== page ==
York finds unique way to fund PhD student’s research flight to Morocco

Mark Terry
Mark Terry
York University’s Division of Advancement provided Air Miles to humanities PhD student Mark Terry for travel use to Marrakech, Morocco in November 2016 to participate in the United Nations (UN) Framework Convention on Climate Change (COP22), the UN’s follow–up conference to the event held last fall in Paris that led to the ‘Paris Agreement’.
photo of Mark Terry
York University PhD Candidate Mark Terry presenting the Youth Climate Report project at the UN Youth Booth during COP22, Marrakech, Morocco, Nov. 10, 2016

“This is the first time Air Miles have been used as a way to support graduate student travel at York,” says Barbara Crow, dean of the Faculty of Graduate Studies. “This was a reflection of graduate studies working with Advancement around some of the unique ways we can support graduate education.” It’s an example of an innovative approach Crow says, so “grad students can present their research as well as have an opportunity to hear research results in a national and international context.”

Mikhael Bornstein, Advancement’s director of Donor Programs, says while it’s the first occasion of using Air Miles for graduate student travel, other Faculties have used them previously. Currently, Air Miles are occasionally donated to the University and Advancement has a plan in place to actively solicit them on a quarterly basis from alumni.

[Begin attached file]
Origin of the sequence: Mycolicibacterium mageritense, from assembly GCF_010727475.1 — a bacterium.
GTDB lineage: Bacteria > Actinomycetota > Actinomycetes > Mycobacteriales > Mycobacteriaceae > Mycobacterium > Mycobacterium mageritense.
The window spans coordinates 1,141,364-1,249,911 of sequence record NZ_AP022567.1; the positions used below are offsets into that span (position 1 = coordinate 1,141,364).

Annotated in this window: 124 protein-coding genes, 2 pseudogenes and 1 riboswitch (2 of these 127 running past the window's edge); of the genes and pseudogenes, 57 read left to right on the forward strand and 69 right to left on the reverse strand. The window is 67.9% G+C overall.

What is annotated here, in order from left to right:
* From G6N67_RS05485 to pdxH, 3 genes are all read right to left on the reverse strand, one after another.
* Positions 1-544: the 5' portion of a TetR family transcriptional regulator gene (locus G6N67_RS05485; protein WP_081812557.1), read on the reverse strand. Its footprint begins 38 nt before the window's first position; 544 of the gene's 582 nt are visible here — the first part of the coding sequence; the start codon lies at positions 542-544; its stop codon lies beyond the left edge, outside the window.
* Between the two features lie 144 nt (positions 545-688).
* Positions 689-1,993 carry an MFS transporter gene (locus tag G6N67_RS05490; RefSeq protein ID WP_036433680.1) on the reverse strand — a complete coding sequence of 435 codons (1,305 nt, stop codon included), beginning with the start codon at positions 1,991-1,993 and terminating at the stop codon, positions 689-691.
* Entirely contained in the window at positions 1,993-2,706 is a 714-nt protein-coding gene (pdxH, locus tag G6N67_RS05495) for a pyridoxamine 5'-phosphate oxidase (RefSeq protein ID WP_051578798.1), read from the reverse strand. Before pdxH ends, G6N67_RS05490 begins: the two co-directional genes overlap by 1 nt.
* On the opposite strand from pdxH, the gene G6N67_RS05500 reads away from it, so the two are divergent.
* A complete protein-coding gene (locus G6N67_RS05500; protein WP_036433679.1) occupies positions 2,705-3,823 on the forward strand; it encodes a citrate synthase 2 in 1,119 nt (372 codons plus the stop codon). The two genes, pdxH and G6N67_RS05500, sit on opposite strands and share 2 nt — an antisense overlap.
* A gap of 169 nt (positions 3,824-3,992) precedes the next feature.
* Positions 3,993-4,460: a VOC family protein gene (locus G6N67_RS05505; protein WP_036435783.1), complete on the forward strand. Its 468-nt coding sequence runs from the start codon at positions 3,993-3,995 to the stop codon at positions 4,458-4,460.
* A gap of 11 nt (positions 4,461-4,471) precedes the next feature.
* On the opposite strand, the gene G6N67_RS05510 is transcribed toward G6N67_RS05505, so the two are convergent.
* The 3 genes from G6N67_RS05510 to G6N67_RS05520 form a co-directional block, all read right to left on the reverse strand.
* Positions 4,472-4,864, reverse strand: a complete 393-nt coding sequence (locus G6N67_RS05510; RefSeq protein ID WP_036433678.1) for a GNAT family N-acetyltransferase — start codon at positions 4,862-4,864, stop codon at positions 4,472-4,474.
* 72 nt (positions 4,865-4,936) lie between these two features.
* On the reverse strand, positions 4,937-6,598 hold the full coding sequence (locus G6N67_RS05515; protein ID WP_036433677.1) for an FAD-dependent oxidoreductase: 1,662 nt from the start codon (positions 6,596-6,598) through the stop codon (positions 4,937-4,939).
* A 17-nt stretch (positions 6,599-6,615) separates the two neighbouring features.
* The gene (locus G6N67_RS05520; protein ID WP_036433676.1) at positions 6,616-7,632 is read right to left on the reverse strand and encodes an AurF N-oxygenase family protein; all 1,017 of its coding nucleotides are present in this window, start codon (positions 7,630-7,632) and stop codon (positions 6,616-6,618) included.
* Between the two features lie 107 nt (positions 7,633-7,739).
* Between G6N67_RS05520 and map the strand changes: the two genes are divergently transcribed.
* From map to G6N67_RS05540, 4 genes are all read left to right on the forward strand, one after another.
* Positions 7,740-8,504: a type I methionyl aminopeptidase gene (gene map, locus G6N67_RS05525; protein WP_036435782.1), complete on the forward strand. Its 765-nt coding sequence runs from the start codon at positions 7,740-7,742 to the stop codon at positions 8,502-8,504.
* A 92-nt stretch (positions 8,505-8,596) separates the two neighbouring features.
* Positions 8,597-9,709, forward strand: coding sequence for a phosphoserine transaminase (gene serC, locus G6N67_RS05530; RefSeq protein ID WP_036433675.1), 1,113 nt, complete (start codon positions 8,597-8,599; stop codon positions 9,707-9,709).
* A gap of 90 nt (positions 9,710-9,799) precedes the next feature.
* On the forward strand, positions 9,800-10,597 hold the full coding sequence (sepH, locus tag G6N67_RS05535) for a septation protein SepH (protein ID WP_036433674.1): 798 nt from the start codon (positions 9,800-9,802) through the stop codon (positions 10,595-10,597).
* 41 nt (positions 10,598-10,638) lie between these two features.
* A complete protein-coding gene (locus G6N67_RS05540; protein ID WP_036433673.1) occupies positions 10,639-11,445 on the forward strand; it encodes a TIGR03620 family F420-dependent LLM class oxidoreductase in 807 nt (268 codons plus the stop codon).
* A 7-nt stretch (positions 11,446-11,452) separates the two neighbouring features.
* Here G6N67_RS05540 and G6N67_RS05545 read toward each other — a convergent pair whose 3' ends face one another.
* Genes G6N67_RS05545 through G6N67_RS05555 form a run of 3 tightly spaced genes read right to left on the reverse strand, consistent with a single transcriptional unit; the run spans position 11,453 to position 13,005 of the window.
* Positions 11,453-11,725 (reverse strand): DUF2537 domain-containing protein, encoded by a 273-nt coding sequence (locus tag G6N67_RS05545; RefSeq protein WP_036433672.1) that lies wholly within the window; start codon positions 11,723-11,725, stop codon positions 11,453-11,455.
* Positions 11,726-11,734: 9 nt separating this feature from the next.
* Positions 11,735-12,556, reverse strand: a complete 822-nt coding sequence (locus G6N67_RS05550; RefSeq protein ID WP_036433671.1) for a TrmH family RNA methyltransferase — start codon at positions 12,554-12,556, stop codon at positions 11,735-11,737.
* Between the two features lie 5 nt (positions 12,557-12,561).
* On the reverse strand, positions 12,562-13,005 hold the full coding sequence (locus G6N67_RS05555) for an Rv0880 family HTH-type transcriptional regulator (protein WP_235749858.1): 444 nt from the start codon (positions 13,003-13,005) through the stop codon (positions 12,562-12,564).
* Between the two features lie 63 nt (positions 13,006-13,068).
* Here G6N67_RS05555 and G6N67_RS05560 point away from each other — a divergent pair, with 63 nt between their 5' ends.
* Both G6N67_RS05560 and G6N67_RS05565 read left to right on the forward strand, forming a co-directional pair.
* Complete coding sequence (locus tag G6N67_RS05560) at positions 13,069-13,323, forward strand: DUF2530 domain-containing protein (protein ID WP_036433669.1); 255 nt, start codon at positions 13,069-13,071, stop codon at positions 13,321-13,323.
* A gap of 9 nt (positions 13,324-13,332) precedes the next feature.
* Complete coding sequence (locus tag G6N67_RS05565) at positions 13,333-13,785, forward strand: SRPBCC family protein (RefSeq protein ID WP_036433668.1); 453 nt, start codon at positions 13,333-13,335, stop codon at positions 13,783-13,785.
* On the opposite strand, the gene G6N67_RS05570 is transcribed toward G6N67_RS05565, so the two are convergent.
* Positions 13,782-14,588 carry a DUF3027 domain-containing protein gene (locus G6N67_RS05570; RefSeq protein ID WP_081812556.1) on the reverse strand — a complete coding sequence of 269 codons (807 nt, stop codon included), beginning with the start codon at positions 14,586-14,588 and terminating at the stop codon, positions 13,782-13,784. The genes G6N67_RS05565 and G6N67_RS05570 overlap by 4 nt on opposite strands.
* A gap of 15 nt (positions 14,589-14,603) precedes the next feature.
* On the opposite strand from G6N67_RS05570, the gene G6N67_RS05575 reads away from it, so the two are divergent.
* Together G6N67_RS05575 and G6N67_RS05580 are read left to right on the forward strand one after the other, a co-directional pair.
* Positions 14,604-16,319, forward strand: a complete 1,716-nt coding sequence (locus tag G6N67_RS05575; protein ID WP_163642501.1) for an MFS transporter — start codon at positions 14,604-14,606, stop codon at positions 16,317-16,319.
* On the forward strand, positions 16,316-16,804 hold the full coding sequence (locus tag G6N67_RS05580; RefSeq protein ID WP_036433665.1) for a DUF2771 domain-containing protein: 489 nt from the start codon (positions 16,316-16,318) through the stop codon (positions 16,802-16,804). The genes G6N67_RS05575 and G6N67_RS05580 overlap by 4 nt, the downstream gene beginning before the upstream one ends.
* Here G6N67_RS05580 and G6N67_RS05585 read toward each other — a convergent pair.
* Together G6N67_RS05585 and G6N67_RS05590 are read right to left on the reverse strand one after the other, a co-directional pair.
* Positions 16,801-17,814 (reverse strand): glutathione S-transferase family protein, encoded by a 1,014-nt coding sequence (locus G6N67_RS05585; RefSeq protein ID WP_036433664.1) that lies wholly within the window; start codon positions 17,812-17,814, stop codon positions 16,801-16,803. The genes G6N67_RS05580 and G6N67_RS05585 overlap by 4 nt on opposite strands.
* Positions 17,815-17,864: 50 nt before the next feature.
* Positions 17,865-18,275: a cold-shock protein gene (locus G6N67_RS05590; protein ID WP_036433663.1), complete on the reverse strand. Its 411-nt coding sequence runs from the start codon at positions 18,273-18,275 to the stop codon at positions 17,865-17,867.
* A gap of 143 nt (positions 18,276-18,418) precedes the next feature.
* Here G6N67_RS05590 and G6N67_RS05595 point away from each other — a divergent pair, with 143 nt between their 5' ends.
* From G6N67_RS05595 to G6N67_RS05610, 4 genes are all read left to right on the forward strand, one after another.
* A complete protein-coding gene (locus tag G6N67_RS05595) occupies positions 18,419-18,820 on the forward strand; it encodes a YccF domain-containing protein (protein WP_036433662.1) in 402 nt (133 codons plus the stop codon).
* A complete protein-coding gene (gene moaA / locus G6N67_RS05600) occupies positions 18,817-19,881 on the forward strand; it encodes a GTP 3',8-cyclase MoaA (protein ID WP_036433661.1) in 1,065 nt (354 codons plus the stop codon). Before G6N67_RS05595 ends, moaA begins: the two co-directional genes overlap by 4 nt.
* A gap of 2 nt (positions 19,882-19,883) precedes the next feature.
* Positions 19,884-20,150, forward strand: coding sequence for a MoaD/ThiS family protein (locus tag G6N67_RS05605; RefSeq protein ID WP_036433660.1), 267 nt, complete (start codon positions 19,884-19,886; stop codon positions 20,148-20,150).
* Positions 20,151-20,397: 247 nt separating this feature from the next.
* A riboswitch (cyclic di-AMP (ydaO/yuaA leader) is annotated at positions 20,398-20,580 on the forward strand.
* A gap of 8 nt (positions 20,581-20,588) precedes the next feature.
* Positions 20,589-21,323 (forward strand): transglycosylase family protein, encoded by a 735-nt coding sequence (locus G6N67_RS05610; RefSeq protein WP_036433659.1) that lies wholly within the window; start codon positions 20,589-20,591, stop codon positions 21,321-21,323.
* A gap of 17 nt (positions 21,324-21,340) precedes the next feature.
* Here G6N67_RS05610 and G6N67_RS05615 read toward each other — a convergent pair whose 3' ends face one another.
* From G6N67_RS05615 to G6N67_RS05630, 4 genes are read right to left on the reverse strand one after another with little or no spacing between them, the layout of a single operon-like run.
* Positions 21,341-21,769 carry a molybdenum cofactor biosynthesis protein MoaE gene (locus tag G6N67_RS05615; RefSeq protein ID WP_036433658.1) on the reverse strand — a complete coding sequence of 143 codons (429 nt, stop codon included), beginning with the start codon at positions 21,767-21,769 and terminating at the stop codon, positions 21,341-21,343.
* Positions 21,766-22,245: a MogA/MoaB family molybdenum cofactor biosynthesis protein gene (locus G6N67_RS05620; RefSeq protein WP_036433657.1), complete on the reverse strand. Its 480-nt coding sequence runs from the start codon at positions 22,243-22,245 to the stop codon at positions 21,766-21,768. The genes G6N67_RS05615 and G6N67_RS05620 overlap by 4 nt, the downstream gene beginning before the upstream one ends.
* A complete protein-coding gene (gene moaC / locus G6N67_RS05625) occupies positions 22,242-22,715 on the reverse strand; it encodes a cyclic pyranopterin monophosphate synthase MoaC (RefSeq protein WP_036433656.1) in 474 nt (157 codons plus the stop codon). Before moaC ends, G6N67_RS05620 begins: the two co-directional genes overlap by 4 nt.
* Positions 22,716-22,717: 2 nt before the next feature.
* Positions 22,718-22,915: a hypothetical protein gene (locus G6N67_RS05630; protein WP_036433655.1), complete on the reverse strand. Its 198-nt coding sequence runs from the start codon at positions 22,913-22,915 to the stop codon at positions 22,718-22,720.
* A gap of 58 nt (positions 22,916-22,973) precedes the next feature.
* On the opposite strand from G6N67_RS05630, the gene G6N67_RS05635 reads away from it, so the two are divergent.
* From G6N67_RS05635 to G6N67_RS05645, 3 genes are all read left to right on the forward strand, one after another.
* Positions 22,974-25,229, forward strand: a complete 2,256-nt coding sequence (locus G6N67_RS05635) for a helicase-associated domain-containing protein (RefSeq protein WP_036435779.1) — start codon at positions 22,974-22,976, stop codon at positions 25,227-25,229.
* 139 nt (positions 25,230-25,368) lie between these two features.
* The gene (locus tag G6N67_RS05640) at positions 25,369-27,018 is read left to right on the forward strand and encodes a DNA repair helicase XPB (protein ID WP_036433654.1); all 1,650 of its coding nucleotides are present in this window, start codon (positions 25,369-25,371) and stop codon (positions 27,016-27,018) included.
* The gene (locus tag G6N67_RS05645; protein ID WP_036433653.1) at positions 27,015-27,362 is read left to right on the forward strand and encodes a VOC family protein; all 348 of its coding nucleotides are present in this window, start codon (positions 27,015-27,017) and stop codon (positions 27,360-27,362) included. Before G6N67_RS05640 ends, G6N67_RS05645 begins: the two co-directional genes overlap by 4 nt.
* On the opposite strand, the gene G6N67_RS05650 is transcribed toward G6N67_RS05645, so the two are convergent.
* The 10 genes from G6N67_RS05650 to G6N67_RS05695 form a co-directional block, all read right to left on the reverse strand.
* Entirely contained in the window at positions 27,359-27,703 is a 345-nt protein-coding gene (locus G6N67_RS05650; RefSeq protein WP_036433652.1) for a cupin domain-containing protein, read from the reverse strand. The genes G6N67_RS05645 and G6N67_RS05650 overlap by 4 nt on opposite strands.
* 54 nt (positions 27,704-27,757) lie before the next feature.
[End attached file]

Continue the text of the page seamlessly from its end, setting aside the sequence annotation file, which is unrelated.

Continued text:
A documentary filmmaker as well as a graduate student, Terry was in Marrakech to present on his work exploring data systems and film as instruments of social change.

“I had some great success presenting my PhD research project,” he says. “I’m proud to say it has been adopted by the UN as an official data delivery system under their Article 6 (Education and Outreach) mandate. As a partner program, the UN recommends my project to the nations of the world to use as a resource for research and policy implementation.”

More than 700 people were in attendance at the UN press conference where the announcement was made. “It was a major event for me and my research and for York,” he says.

Called the Youth Climate Report, Terry’s project is a multi-linear, interactive, database documentary film project using a platform of a Geographic Information System map. It contains 250 videos of climate research produced by youth from around the world, which includes 180 that formed this year’s competition.

The map situates climate change research where it is occurring, providing the title, name of the filmmaker, location by longitude and latitude, and video about the subject of the research. Terry notes his work is focused on “exploring new digital ecologies that have the ability to advance instruments in the humanities.” Further highlights of this research can be found on the United Nations Framework Convention on Climate Change website.